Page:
Sarina Finkelstein (photo illustration)—Getty Images (1); Shutterstock (1)
By Ethan Wolff-Mann
October 29, 2015

Twice a year, our clocks change for nebulous reasons people don’t really understand. And since one of those dates makes people lose sleep and the other one makes people lose daylight, it always brings out some strong opinions.

When people talk about Daylight Saving Time, there’s typically casual mentions of farmers, saving energy, and boosting the economy, but half the time people aren’t sure what’s really at the heart of the biannual time shift.

DST is a bit of a mess, and two potential solutions could be adopted: abolish DST altogether or make it year round. Though both of those might seem like incredibly difficult things, it really wouldn’t be. Congress changed the DST dates in 2005 from the first Sunday in April and last Sunday of October to the second Sunday of March and first Sunday of November, and you probably don’t even remember. So considering the fact that we have a realistic choice of three options, which is the best?

Option #1: Kill Daylight Saving Time

A ton of people hate DST, and many Internet polls show a vast majority of people hating on it. For the older people who still have telephones to get Rasmussen surveys, DST hate beat DST love by a margin of 43% to 33%.

Pros: The main arguments against DST are that it pointlessly subjects people to stressful, confusing time changes that have been shown to increase workplace accidents and decrease sleep and productivity, which cost our nation $434 million per year.

Cons: The sun would set at earlier times on spring and summer evenings. Retailers say that business is better when the sun shines later into the night—and no one shops in the morning–so DST is good for commerce. That’s part of the reason why Congress expanded DST a decade ago. Since people generally do most of their free-time activities after work and not before, we’d be in the dark way more.

(Interestingly, energy consumption doesn’t really change when DST is activated, so it’s not listed as a pro or a con.)

Option #2: Keep the Status Quo

Sticking with things as they are is always the easiest option, because there is no time or effort required.

Pros: A new law doesn’t need to be written. Retailers are happy about having more light in the summer when it’s warm. Overall, however, there’s a very good reason why people hate Daylight Saving Time—it doesn’t seem to have many pros at all, which begs the question, why hasn’t Congress called this to a vote yet and changed it?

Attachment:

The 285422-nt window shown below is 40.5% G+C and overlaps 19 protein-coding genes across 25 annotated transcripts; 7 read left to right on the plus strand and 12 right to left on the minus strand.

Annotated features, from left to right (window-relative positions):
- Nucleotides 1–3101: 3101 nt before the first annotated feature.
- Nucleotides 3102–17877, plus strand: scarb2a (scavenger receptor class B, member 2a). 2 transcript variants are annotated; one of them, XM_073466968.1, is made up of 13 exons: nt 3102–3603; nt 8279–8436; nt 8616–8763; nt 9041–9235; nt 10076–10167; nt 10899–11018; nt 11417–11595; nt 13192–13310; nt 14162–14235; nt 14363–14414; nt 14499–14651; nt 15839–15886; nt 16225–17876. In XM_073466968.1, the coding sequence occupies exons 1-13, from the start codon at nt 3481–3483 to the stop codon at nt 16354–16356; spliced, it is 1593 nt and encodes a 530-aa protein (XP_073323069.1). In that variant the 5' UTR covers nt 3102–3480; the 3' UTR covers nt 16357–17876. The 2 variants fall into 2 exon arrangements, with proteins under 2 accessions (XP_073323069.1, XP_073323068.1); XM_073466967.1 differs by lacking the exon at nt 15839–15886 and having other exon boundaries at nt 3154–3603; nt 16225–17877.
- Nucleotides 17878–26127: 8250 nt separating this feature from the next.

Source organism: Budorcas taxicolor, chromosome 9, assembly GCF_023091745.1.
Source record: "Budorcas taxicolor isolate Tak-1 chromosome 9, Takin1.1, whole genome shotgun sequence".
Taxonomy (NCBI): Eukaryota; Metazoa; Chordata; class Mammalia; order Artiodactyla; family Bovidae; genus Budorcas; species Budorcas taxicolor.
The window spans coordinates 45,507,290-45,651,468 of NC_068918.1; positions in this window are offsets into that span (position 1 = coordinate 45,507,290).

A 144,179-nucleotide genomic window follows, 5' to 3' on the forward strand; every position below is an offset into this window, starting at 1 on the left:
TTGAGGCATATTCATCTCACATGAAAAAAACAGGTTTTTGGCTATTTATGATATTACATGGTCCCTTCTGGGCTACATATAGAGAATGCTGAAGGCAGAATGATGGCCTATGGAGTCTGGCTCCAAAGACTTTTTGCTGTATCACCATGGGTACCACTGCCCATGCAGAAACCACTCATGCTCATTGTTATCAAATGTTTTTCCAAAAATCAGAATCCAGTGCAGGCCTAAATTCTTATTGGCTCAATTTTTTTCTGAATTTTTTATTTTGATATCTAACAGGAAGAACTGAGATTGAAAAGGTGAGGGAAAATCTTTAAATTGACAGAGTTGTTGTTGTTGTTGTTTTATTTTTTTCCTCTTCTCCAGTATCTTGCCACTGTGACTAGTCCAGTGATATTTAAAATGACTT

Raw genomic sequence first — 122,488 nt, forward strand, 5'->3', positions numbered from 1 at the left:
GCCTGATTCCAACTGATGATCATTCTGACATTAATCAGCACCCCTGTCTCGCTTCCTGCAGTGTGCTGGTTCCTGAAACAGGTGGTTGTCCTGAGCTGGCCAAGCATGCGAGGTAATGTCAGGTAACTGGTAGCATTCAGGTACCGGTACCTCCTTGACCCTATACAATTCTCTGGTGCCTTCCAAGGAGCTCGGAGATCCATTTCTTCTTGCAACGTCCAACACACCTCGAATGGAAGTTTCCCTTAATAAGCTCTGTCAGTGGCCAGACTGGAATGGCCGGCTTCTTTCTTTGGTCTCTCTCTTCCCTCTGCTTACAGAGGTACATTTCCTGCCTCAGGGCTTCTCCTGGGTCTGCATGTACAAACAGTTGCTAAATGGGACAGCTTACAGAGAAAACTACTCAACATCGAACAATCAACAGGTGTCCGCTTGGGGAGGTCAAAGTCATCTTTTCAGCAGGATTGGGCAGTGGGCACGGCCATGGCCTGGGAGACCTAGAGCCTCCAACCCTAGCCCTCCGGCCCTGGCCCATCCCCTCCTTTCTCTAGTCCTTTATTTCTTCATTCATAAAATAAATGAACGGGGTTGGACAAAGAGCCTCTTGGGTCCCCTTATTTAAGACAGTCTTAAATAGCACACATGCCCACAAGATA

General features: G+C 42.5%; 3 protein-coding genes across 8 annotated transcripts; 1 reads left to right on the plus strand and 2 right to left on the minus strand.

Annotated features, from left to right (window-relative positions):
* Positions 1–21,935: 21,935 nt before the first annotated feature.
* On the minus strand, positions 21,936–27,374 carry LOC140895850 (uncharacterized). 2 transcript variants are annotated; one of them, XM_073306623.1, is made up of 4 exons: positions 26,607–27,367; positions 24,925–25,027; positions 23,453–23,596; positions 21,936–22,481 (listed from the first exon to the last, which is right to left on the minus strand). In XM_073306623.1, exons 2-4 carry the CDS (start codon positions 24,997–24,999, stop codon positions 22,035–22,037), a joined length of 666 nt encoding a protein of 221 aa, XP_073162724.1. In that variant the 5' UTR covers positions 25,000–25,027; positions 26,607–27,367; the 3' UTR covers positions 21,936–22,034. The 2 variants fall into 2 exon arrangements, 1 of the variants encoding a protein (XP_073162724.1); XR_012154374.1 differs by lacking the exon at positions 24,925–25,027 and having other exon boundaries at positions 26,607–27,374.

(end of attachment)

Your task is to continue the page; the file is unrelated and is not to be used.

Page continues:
Cons: The lost sleep, workplace accidents, driving accidents, and productivity, and the impact of all of these factors on the economy. Also the situation illustrated in the video below would keep happening.

Option #3: Make Daylight Saving Time Year-Round

This option is the clear winner, and it seems to be a popular opinion. It’d take all the advantages of abolishing DST, but would allow us to have some sunlight after work instead of before—when we would probably just use it to sleep.

Pros: Most people would get more sleep, which would have a huge benefit, prevent the workplace accidents and car crashes that result from tired people after a time shift. And since cars hurt more people when it’s dark, having DST all the time would mean that people would enjoy more light for evening drives, which could decrease accidents and save an estimated 366 lives every year. Farmers wouldn’t have to subject cows to an arbitrary change in milking schedule. We’d get more light at a time when we’d more likely use it for something other than sleep.

Cons: Students would have to go to school in the dark (assuming school hours stay the same), and farmers would have to get up really early to get the milk and eggs collected in time for the next steps of the supply chain. “Morning people” (whoever they are) might not like the change all that much.

Which option would you choose?

 

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